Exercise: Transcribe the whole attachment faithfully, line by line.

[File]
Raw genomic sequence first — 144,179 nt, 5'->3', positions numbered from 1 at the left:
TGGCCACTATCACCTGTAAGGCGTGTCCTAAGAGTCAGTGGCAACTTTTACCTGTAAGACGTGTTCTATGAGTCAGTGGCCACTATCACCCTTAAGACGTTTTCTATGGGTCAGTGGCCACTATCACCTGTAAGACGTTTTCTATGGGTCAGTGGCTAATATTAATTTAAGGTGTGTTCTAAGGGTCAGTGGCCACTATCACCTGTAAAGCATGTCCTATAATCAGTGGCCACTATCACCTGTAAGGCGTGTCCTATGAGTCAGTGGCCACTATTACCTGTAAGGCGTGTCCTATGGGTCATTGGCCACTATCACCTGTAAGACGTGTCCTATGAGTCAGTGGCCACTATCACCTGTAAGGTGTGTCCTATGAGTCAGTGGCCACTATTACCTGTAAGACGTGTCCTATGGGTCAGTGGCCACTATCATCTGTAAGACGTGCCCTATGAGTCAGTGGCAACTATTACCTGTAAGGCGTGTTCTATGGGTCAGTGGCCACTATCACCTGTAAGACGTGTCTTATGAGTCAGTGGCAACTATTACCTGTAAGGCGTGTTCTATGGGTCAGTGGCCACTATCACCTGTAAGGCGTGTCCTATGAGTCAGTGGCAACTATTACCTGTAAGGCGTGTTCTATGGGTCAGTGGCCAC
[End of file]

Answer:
Raw genomic sequence first — 144,179 nt, 5'->3', positions numbered from 1 at the left:
TGGCCACTATCACCTGTAAGGCGTGTCCTAAGAGTCAGTGGCAACTTTTACCTGTAAGACGTGTTCTATGAGTCAGTGGCCACTATCACCCTTAAGACGTTTTCTATGGGTCAGTGGCCACTATCACCTGTAAGACGTTTTCTATGGGTCAGTGGCTAATATTAATTTAAGGTGTGTTCTAAGGGTCAGTGGCCACTATCACCTGTAAAGCATGTCCTATAATCAGTGGCCACTATCACCTGTAAGGCGTGTCCTATGAGTCAGTGGCCACTATTACCTGTAAGGCGTGTCCTATGGGTCATTGGCCACTATCACCTGTAAGACGTGTCCTATGAGTCAGTGGCCACTATCACCTGTAAGGTGTGTCCTATGAGTCAGTGGCCACTATTACCTGTAAGACGTGTCCTATGGGTCAGTGGCCACTATCATCTGTAAGACGTGCCCTATGAGTCAGTGGCAACTATTACCTGTAAGGCGTGTTCTATGGGTCAGTGGCCACTATCACCTGTAAGACGTGTCTTATGAGTCAGTGGCAACTATTACCTGTAAGGCGTGTTCTATGGGTCAGTGGCCACTATCACCTGTAAGGCGTGTCCTATGAGTCAGTGGCAACTATTACCTGTAAGGCGTGTTCTATGGGTCAGTGGCCAC